If Chris Christie does decide to run for the presidency in 2016, he faces obstacles that many political observers believe will be virtually insurmountable. The Garden State governor has sacrificed quite a bit of his stature among conservatives over the course of the last three years. Few political analysts think that Christie can reclaim the prominence he once enjoyed when Republicans in attendance at his 2012 Reagan Library address were literally begging the governor to challenge Barack Obama for the presidency.

Christie’s ebbing support among conservatives has led him to take some risks. This month, the Garden State governor, a proponent of drug sentencing reform, pledged that he would eschew federalism and enforce federal drug laws proscribing marijuana consumption in states where that practice is legal.

This is a position opposed by nearly 60 percent of the public. Moreover, that opposition is shared by 54 percent of GOP voters and 64 percent of self-described independents. As Allahpundit observed, Democrats are hoping to boost youth turnout in 2016 by putting popular marijuana legalization referendums on the ballot in a variety of key swing states. Surely, those voters animated to turn out to vote for legal marijuana will be even more motivated to vote against a Republican who pledges to punish voters for their choices.

Allahpundit noted that Christie is probably sacrificing his claim to be the most electable GOP candidate in order to appeal to a narrow but energetic slice of the Republican primary electorate. But the governor’s hardline stance on enforcing drug laws is not the only risky position he has taken in recent weeks in the effort to resurrect his appeal among conservatives. Christie is also positioning himself as a champion of entitlement reform.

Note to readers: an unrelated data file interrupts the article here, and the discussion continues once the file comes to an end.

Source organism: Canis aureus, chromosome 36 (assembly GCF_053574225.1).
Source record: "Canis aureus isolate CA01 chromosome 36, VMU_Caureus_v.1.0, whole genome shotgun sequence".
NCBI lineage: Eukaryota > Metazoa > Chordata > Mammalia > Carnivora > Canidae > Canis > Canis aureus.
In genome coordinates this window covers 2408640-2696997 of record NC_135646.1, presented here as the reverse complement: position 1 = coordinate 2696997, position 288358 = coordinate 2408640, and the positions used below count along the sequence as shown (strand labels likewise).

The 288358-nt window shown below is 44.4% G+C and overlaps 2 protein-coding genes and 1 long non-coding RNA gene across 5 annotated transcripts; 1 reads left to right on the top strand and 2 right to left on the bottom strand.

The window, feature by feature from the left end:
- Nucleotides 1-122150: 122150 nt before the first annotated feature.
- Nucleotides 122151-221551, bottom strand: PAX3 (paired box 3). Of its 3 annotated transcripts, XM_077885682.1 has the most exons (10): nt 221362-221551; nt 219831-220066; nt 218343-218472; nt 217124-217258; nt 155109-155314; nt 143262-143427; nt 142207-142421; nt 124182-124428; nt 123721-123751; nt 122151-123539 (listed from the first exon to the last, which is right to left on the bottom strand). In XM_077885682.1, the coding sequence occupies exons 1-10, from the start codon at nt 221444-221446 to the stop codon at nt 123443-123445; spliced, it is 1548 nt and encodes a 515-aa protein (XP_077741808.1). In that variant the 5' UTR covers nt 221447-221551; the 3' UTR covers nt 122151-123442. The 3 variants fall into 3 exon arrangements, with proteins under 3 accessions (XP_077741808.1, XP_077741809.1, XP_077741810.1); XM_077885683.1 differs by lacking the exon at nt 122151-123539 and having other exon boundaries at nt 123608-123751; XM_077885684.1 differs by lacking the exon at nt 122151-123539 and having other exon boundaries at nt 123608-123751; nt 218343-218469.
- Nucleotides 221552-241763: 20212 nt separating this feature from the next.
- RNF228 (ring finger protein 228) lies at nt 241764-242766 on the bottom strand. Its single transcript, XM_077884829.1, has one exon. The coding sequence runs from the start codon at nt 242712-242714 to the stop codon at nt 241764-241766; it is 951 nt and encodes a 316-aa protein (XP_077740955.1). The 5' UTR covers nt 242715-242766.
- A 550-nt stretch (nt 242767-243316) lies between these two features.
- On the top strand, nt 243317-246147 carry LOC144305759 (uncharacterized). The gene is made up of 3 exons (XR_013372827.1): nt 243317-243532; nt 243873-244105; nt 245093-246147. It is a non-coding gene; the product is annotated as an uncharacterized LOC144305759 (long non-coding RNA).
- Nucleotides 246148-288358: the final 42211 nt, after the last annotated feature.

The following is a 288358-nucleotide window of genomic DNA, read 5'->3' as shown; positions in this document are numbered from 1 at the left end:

At least, that’s MSNBC host Joe Scarborough’s contention.

“If you were a small government Republican like myself — I got into politics because of deficits and debt — and you look at what is happening over the next 20, 30 years, Medicare, Medicaid, Social Security to a lesser degree, are the only games in town,” the Morning Joe host said on Monday. “I wonder whether Chris Christie’s problems have put him in position where he has to go for broke and do what all the other candidates are not doing — and that is tell the truth about our fiscal house.”

True, Christie’s embrace of entitlement reforms is probably a political necessity for him, but Christie is still performing a great service by championing the restructuring of federal benefits programs. Even if he fails to win his party’s nomination, Christie will have brought attention to a critical issue and compelled his fellow Republican presidential aspirants to make their stance on entitlement reforms known. Already, Christie has induced Jeb Bush to embrace hiking the retirement age, forced Marco Rubio to note changes to entitlement programs are “necessary,” and led Mike Huckabee to denounce politically toxic modifications to benefit programs.

“Talking entitlements, Christie’s political team hopes, will help the more moderate governor break through with primary voters in an unusually crowded field of far-right conservatives,” National Journal reported on Monday. “And they appear to be betting that New Hampshire, with its small 1.3 million population, is where Christie will make his stand.”

But they don’t call entitlements the third rail in American politics for nothing, and many see Christie’s Hail Mary pass downfield as indicative of his increasing desperation. “I’m not looking to be the most popular guy in the world. I’m looking to be the most respected one,” Christie told Today host Matt Lauer. “And the way you do that is by putting out real ideas.”

Forcing Republican presidential candidates to make their position on entitlements clear may be Christie’s best and final gift to his political party.